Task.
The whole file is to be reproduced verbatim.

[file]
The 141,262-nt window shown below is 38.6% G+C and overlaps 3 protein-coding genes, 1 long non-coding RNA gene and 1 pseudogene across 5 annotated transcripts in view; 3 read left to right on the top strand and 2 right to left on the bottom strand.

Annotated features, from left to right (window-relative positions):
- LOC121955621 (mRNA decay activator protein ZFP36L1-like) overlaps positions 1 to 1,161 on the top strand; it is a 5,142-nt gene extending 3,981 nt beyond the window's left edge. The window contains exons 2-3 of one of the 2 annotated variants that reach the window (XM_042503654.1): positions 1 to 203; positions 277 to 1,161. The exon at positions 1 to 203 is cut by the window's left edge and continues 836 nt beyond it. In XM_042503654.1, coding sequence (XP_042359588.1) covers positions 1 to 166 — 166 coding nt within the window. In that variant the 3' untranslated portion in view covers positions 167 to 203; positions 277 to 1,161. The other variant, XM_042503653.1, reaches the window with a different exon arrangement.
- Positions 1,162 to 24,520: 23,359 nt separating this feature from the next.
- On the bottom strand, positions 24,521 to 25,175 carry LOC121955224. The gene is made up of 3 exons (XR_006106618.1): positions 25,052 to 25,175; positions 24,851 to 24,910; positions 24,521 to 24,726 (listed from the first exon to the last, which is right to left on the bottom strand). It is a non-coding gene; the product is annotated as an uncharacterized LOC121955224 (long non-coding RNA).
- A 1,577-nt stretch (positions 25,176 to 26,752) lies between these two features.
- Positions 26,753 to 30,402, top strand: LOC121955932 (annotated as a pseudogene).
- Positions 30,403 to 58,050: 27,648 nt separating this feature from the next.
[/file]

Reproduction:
The 141,262-nt window shown below is 38.6% G+C and overlaps 3 protein-coding genes, 1 long non-coding RNA gene and 1 pseudogene across 5 annotated transcripts in view; 3 read left to right on the top strand and 2 right to left on the bottom strand.

Annotated features, from left to right (window-relative positions):
- LOC121955621 (mRNA decay activator protein ZFP36L1-like) overlaps positions 1 to 1,161 on the top strand; it is a 5,142-nt gene extending 3,981 nt beyond the window's left edge. The window contains exons 2-3 of one of the 2 annotated variants that reach the window (XM_042503654.1): positions 1 to 203; positions 277 to 1,161. The exon at positions 1 to 203 is cut by the window's left edge and continues 836 nt beyond it. In XM_042503654.1, coding sequence (XP_042359588.1) covers positions 1 to 166 — 166 coding nt within the window. In that variant the 3' untranslated portion in view covers positions 167 to 203; positions 277 to 1,161. The other variant, XM_042503653.1, reaches the window with a different exon arrangement.
- Positions 1,162 to 24,520: 23,359 nt separating this feature from the next.
- On the bottom strand, positions 24,521 to 25,175 carry LOC121955224. The gene is made up of 3 exons (XR_006106618.1): positions 25,052 to 25,175; positions 24,851 to 24,910; positions 24,521 to 24,726 (listed from the first exon to the last, which is right to left on the bottom strand). It is a non-coding gene; the product is annotated as an uncharacterized LOC121955224 (long non-coding RNA).
- A 1,577-nt stretch (positions 25,176 to 26,752) lies between these two features.
- Positions 26,753 to 30,402, top strand: LOC121955932 (annotated as a pseudogene).
- Positions 30,403 to 58,050: 27,648 nt separating this feature from the next.